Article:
15 ideas for Martin Luther King, Jr. Day of Service

Dr. Martin Luther King, Jr. famously said, “Life’s most persistent and urgent question is, ‘What are you doing for others?'” It’s therefore unsurprising that the Civil Rights leader’s eponymous day was designated as a day of service in 1994. This eventually became part of Serve.gov, the President’s national call to service initiative.

 

So, since you have the third Monday in January off (which is especially well-timed in 2018 as it falls on Dr. King’s actual birthday), here are 15 ideas for how your organization can take part in Martin Luther King, Jr. Day of Service.

Click To Tweet
  1. Volunteer for your own organization: If your organization runs on volunteer power, you can join those on the frontlines. Answer phones at your hotline, deliver meals, or assemble care packages.
  2. Volunteer outside of your organization: Soup kitchens and food pantries always need an extra pair of hands.
  3. Go where you’re needed: If you want to volunteer but aren’t sure where to start, the United Way has got you covered.
  4. Offer your talent to another organization in need: Find someone at another nonprofit that is getting on its feet or looking to pivot into an area of your expertise. Offer to take them out for a coffee on MLK Day and pay it forward with your expertise on whatever they need — be it marketing copy, website development, or donor cultivation.
  5. Meet with the next generation: If you don’t have another nonprofit buddy in need, there are always students who want to know how they get from where they are to where you are. You can do this one-on-one, or you can reach out to a local teacher who may be looking to introduce their senior class to career possibilities.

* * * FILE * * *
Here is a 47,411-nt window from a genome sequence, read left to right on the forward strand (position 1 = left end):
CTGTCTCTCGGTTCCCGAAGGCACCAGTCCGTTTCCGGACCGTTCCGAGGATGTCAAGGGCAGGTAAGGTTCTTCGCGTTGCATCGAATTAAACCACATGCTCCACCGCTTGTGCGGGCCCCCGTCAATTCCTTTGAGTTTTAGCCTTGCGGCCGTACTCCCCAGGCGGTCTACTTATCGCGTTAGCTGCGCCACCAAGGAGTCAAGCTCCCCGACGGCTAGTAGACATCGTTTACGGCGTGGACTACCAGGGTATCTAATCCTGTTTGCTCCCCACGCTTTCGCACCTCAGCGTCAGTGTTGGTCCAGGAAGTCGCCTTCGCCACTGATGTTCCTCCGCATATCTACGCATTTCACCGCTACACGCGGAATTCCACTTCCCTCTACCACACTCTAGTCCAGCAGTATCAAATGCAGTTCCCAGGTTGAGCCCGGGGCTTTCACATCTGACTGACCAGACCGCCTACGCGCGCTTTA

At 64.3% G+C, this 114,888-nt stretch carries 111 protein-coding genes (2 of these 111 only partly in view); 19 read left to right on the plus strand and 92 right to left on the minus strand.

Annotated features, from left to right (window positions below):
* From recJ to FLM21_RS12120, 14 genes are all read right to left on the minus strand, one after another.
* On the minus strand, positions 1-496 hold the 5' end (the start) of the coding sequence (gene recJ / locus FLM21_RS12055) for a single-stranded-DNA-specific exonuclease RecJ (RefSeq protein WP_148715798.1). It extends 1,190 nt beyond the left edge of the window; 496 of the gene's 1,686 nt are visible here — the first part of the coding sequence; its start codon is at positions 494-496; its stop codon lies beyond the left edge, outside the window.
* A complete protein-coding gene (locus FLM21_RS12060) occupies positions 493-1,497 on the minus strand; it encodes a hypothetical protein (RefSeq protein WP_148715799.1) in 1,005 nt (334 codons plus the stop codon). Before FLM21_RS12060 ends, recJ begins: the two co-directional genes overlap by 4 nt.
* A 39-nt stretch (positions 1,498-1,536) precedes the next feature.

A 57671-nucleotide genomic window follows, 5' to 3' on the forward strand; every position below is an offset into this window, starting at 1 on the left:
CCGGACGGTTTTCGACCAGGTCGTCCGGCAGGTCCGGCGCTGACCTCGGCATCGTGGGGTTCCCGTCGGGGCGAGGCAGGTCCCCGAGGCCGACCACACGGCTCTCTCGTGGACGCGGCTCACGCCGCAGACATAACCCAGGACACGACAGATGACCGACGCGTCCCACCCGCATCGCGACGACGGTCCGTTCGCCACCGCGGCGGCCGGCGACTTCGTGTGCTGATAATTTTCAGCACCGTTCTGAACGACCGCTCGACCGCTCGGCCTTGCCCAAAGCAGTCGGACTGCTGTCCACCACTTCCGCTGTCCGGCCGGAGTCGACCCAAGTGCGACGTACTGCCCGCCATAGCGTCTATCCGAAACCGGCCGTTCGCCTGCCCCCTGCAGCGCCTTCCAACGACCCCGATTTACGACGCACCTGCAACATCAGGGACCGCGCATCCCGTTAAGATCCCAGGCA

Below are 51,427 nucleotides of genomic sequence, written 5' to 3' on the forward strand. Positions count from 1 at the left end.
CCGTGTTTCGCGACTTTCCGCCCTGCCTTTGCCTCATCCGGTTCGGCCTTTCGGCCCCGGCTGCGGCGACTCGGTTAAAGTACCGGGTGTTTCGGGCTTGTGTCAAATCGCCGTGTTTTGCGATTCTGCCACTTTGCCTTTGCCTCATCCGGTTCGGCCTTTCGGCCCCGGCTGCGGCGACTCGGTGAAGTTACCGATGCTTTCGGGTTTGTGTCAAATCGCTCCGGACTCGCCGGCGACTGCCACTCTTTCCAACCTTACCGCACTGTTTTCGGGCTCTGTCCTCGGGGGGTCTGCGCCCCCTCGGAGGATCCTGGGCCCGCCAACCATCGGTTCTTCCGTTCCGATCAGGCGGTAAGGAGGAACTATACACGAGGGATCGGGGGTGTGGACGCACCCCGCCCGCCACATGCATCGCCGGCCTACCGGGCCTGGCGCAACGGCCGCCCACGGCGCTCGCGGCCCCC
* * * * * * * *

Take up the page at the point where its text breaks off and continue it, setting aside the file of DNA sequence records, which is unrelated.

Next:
6. Call your reps: We know you’ve probably been intending to do this forever. Using a website like 5Calls, you can get the appropriate numbers, issues, and scripts. Make a difference in your community around the issues that matter to you and start dialing.
  7. Lend some sugar: Teacher and head of the Shambhala Buddhist lineage Sakyong Mipham Rinpoche says that society doesn’t necessarily need to be a large collective of people — it can be just two people having tea. Likewise, your day of service doesn’t need to benefit everyone in your community. Shovel your neighbor’s driveway, buy a cup of coffee for the person behind you in line at Starbucks, or babysit your friend’s kids if they have to work.
  8. Become an organ donor: One American dies nearly every hour waiting for a transplant, yet a single organ donor can save as many as eight lives. Plus, you can register to become an organ donor online, from the comfort of your own living room.
  9. Donate blood: It’s easy to find a blood drive in your area. And you get a free cookie afterwards.
  10. Clean out your closet for good: Organizations like Dress for Success and Career Gear will take your gently-used clothing and donate it to men and women looking to create a better future for themselves so that they have better professional opportunities.
  11. Or Kondo your bookshelf for good: There are a number of places that will take your books and send them to places that will put them to good use — be it active duty soldiers, children in Africa, or the incarcerated. Here’s a roundup from the Huffington Post.
  12. Crowdfund for a cause: Make #MLKDay the next #GivingTuesday and set up a crowdfunding campaign for a cause. Facebook or CrowdRise make it easy to set this up. Offer crazy incentives like taking a run around the block in your bathing suit if you hit your goal.
  13. Teach the next generation about Dr. King: There are several great children’s books about Martin Luther King, and plenty of opportunities to read about them to kids. Contact your local independent bookseller, library, or children’s hospital.
  14. Organize a community cleanup: Find a park, community garden, or other public area that needs a little TLC and get it into tip-top shape.
  15. Host a think and drink: Host a salon on Dr. King’s life and teachings and how they can apply to your community — and make sure you make some actionable next steps to go along with it.

 

Want more volunteering and crowdfunding tips? Start with our guide on measuring volunteer impact and crowdfunding best practices.